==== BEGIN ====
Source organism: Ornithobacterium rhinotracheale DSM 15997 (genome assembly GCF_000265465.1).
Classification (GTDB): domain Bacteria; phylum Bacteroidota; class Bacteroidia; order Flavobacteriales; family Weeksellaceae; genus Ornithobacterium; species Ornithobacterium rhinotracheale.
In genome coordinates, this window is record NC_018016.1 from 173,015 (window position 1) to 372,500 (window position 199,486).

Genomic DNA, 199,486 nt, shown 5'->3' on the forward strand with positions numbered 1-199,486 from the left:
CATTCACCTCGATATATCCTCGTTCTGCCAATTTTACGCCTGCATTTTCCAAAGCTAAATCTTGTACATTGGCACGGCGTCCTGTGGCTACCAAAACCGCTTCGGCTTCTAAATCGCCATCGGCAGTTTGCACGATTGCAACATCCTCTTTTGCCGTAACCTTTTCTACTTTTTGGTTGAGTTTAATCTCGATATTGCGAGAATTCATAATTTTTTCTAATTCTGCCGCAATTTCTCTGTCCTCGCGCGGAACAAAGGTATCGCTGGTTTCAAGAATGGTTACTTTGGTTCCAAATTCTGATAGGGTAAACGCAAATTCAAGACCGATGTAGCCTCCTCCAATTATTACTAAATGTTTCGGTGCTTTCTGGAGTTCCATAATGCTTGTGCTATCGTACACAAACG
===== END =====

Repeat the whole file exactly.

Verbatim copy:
Source organism: Ornithobacterium rhinotracheale DSM 15997 (genome assembly GCF_000265465.1).
Classification (GTDB): domain Bacteria; phylum Bacteroidota; class Bacteroidia; order Flavobacteriales; family Weeksellaceae; genus Ornithobacterium; species Ornithobacterium rhinotracheale.
In genome coordinates, this window is record NC_018016.1 from 173,015 (window position 1) to 372,500 (window position 199,486).

Genomic DNA, 199,486 nt, shown 5'->3' on the forward strand with positions numbered 1-199,486 from the left:
CATTCACCTCGATATATCCTCGTTCTGCCAATTTTACGCCTGCATTTTCCAAAGCTAAATCTTGTACATTGGCACGGCGTCCTGTGGCTACCAAAACCGCTTCGGCTTCTAAATCGCCATCGGCAGTTTGCACGATTGCAACATCCTCTTTTGCCGTAACCTTTTCTACTTTTTGGTTGAGTTTAATCTCGATATTGCGAGAATTCATAATTTTTTCTAATTCTGCCGCAATTTCTCTGTCCTCGCGCGGAACAAAGGTATCGCTGGTTTCAAGAATGGTTACTTTGGTTCCAAATTCTGATAGGGTAAACGCAAATTCAAGACCGATGTAGCCTCCTCCAATTATTACTAAATGTTTCGGTGCTTTCTGGAGTTCCATAATGCTTGTGCTATCGTACACAAACG